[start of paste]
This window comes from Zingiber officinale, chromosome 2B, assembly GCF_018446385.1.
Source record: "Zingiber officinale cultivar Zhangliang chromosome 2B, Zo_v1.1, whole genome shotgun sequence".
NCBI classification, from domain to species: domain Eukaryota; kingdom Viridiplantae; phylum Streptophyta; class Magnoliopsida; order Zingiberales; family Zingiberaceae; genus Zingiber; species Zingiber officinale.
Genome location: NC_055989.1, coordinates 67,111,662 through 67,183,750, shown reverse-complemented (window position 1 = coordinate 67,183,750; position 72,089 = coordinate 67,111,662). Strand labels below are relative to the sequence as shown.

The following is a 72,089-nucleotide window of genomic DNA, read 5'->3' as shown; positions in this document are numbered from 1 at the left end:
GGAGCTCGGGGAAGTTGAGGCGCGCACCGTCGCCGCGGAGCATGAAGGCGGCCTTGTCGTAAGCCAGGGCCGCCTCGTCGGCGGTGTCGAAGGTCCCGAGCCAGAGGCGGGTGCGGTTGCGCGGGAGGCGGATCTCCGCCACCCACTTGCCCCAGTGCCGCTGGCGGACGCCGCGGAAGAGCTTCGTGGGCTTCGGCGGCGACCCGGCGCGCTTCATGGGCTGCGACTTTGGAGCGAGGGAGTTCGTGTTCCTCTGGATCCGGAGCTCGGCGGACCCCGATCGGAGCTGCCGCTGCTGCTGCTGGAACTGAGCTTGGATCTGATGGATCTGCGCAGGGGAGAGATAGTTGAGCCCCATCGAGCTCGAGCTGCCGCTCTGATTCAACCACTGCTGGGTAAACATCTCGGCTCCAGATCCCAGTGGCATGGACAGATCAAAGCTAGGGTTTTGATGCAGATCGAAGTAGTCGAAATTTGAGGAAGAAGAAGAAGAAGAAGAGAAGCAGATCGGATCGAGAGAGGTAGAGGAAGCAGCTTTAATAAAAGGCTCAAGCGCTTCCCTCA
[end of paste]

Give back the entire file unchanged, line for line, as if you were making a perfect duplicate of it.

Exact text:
This window comes from Zingiber officinale, chromosome 2B, assembly GCF_018446385.1.
Source record: "Zingiber officinale cultivar Zhangliang chromosome 2B, Zo_v1.1, whole genome shotgun sequence".
NCBI classification, from domain to species: domain Eukaryota; kingdom Viridiplantae; phylum Streptophyta; class Magnoliopsida; order Zingiberales; family Zingiberaceae; genus Zingiber; species Zingiber officinale.
Genome location: NC_055989.1, coordinates 67,111,662 through 67,183,750, shown reverse-complemented (window position 1 = coordinate 67,183,750; position 72,089 = coordinate 67,111,662). Strand labels below are relative to the sequence as shown.

The following is a 72,089-nucleotide window of genomic DNA, read 5'->3' as shown; positions in this document are numbered from 1 at the left end:
GGAGCTCGGGGAAGTTGAGGCGCGCACCGTCGCCGCGGAGCATGAAGGCGGCCTTGTCGTAAGCCAGGGCCGCCTCGTCGGCGGTGTCGAAGGTCCCGAGCCAGAGGCGGGTGCGGTTGCGCGGGAGGCGGATCTCCGCCACCCACTTGCCCCAGTGCCGCTGGCGGACGCCGCGGAAGAGCTTCGTGGGCTTCGGCGGCGACCCGGCGCGCTTCATGGGCTGCGACTTTGGAGCGAGGGAGTTCGTGTTCCTCTGGATCCGGAGCTCGGCGGACCCCGATCGGAGCTGCCGCTGCTGCTGCTGGAACTGAGCTTGGATCTGATGGATCTGCGCAGGGGAGAGATAGTTGAGCCCCATCGAGCTCGAGCTGCCGCTCTGATTCAACCACTGCTGGGTAAACATCTCGGCTCCAGATCCCAGTGGCATGGACAGATCAAAGCTAGGGTTTTGATGCAGATCGAAGTAGTCGAAATTTGAGGAAGAAGAAGAAGAAGAAGAGAAGCAGATCGGATCGAGAGAGGTAGAGGAAGCAGCTTTAATAAAAGGCTCAAGCGCTTCCCTCA